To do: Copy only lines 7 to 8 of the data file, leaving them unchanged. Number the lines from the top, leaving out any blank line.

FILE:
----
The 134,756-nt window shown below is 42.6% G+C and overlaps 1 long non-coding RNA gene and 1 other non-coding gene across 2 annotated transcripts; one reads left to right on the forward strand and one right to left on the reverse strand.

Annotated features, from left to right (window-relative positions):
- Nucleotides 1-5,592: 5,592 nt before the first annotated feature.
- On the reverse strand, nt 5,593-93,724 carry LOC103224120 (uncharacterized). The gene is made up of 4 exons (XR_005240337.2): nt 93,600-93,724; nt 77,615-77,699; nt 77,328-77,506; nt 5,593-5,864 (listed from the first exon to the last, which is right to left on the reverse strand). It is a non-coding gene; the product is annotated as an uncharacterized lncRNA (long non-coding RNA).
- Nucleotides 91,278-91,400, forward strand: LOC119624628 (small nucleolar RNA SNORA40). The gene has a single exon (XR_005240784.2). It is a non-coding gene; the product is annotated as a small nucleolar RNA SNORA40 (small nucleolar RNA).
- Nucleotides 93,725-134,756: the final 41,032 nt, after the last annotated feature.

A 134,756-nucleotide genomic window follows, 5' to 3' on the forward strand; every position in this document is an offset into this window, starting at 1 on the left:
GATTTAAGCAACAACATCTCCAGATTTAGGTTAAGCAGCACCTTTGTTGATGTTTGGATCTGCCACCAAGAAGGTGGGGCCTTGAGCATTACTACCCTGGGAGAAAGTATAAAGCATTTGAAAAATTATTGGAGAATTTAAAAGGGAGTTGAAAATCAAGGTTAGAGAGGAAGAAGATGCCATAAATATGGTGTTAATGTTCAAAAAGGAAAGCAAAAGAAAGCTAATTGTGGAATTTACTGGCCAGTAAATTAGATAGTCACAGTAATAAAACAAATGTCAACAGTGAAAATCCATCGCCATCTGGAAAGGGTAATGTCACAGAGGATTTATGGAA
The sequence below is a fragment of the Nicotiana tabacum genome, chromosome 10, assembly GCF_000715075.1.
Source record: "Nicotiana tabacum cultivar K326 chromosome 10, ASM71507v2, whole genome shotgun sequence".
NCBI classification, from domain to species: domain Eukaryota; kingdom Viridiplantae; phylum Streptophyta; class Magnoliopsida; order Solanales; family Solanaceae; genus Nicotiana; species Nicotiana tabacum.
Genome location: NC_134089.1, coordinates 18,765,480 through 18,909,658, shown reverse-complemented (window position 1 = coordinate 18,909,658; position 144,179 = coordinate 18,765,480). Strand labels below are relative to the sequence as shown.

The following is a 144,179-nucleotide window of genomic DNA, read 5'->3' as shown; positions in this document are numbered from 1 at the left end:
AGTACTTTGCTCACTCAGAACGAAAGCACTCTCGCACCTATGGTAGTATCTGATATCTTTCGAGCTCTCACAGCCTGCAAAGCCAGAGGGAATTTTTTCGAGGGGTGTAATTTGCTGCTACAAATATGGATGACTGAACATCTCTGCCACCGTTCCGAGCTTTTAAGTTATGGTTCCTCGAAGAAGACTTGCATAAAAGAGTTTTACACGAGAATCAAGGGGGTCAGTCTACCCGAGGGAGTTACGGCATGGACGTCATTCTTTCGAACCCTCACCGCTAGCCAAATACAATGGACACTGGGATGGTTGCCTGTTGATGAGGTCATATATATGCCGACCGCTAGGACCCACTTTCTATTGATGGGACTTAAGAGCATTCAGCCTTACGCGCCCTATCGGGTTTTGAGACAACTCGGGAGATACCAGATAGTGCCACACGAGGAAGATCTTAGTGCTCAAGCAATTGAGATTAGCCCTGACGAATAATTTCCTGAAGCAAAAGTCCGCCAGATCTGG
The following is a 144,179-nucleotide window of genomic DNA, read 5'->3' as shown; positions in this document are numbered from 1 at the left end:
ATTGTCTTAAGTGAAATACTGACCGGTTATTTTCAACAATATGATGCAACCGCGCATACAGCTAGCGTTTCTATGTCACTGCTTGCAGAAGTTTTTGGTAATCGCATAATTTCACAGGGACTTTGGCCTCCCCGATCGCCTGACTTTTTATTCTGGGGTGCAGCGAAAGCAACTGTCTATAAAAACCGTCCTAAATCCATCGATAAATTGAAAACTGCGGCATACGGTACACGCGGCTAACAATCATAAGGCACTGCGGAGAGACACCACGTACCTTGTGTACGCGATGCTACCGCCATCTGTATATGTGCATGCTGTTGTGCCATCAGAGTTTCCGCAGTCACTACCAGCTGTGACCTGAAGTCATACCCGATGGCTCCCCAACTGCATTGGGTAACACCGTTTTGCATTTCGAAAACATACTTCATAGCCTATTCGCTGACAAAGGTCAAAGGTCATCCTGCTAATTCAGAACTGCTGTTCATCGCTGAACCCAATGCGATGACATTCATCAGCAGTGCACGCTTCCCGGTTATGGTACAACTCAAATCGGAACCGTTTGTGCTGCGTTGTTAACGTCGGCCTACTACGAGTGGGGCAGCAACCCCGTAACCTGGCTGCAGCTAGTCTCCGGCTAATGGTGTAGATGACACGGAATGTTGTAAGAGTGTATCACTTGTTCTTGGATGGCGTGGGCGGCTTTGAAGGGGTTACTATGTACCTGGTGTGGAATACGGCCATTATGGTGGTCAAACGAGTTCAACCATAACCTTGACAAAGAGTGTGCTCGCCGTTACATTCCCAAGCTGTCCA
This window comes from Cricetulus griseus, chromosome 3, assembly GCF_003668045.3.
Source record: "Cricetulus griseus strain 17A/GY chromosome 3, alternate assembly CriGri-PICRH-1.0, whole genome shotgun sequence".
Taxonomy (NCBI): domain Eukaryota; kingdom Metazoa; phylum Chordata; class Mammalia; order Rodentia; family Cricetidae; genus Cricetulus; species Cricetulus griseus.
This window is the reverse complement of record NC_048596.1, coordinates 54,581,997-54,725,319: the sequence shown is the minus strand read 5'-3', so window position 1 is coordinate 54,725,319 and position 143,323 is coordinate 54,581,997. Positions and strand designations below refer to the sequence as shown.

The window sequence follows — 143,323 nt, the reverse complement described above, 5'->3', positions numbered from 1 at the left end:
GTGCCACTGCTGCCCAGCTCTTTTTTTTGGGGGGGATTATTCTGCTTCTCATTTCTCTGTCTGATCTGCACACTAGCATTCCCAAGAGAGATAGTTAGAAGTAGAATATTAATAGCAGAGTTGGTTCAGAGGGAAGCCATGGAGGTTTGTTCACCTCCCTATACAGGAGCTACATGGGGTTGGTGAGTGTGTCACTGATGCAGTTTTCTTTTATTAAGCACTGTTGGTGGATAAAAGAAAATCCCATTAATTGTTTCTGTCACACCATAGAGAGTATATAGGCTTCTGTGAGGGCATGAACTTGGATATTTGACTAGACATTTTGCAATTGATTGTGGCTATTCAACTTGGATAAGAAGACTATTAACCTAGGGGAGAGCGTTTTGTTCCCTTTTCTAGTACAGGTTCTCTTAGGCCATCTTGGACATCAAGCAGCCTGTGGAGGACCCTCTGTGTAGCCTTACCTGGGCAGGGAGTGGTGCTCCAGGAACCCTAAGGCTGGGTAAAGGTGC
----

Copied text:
A 134,756-nucleotide genomic window follows, 5' to 3' on the forward strand; every position in this document is an offset into this window, starting at 1 on the left:
GATTTAAGCAACAACATCTCCAGATTTAGGTTAAGCAGCACCTTTGTTGATGTTTGGATCTGCCACCAAGAAGGTGGGGCCTTGAGCATTACTACCCTGGGAGAAAGTATAAAGCATTTGAAAAATTATTGGAGAATTTAAAAGGGAGTTGAAAATCAAGGTTAGAGAGGAAGAAGATGCCATAAATATGGTGTTAATGTTCAAAAAGGAAAGCAAAAGAAAGCTAATTGTGGAATTTACTGGCCAGTAAATTAGATAGTCACAGTAATAAAACAAATGTCAACAGTGAAAATCCATCGCCATCTGGAAAGGGTAATGTCACAGAGGATTTATGGAA